Champaign council-salary task force seeks more information
CHAMPAIGN — A task force tapped to make a recommendation on what the city's elected officials should be paid will meet at least two more times before sending a formal recommendation to the city council.
The "city council compensation task force" is appointed every six years to study how much money is and should be paid to the mayor and city council members. The latest group met for the first time on Tuesday.
The task force has asked for more information about potential health benefits for elected officials, the city council's travel budget and how much time elected officials spend on the job. They are expected to discuss those topics when they meet again on Aug. 17 and 24.
City administrators prepared a survey of 18 comparable Illinois cities against which to weigh the current level of compensation for council members. Mayor Don Gerard's $35,000 annual salary is the highest among 14 part-time mayors in those 18 cities — his salary was set by the previous term's mayor and city council.
The salaries of the four full-time mayors in the 18 comparable cities range from $33,250 in Joliet to $122,518 in Springfield. One of the study area's full-time mayors is Urbana's Laurel Prussing, who is paid $61,690.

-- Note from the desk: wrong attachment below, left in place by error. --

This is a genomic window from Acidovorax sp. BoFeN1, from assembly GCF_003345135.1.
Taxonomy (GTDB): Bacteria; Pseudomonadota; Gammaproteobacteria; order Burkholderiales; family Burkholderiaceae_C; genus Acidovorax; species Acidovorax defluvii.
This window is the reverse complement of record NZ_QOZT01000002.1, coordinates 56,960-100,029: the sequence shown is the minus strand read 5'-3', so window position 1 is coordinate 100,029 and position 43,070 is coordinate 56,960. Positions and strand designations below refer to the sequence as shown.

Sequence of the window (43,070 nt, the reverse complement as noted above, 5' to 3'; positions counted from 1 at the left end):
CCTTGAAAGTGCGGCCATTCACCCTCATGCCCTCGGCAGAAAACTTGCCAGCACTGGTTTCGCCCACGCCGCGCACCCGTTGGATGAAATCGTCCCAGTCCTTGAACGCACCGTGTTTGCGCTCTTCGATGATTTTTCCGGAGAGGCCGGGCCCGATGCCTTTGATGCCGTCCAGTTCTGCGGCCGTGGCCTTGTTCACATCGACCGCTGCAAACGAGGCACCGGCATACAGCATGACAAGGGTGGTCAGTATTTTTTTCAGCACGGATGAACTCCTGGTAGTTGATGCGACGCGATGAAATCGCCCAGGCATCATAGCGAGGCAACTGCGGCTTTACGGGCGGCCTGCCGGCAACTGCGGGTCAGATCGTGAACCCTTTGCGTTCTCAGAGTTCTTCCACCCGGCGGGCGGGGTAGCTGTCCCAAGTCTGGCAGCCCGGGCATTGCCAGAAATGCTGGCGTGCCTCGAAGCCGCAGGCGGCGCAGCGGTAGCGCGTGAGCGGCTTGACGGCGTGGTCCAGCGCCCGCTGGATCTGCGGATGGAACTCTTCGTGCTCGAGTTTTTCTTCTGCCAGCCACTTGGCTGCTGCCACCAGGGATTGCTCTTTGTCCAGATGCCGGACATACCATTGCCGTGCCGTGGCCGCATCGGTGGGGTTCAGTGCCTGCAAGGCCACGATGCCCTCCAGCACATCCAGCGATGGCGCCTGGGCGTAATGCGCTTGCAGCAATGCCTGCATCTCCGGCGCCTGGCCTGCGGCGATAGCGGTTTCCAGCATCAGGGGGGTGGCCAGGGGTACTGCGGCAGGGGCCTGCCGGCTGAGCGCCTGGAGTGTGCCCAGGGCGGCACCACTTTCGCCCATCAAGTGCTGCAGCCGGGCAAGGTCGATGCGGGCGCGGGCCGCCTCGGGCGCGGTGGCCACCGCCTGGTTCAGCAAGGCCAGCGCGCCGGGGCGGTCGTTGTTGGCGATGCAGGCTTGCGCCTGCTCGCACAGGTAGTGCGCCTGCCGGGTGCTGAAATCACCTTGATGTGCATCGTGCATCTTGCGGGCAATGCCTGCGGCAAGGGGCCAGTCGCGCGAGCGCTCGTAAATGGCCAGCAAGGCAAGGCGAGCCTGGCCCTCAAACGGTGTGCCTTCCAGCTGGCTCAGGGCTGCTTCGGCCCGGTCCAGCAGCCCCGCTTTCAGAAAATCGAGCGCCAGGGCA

Champaign's city council members make less than the average for representatives in the 18 cities. Council salaries in the study area range from $1,200 to $19,000, with the average stipend at about $7,500. Champaign City Council members each receive a $5,000 annual stipend. Urbana City Council members receive $6,145 annually.
The task force is free to make a recommendation on any topic tied to city council compensation. That could include whether they receive items like a city car, health or pension benefits, mileage or travel reimbursement. Beyond their salaries and mileage reimbursement for the mayor, none of those benefits currently are offered to Champaign elected officials at the city's expense.
The task force will make a recommendation to the city council. The ultimate decision on city council compensation will be up to the council itself.
State law requires that the city council set compensation levels for the next term before an election. Because city council elections are staggered every two years, City Manager Steve Carter said any change to compensation levels likely would be effective after the spring 2015 election, to ensure all council members are receiving the same salary and benefits.
Carter reminded task force members that it is a politically challenging decision to make.
"People don't run for the money, and I don't think you want them to run for the money," Carter said. "But there are expenses associated with being a council member."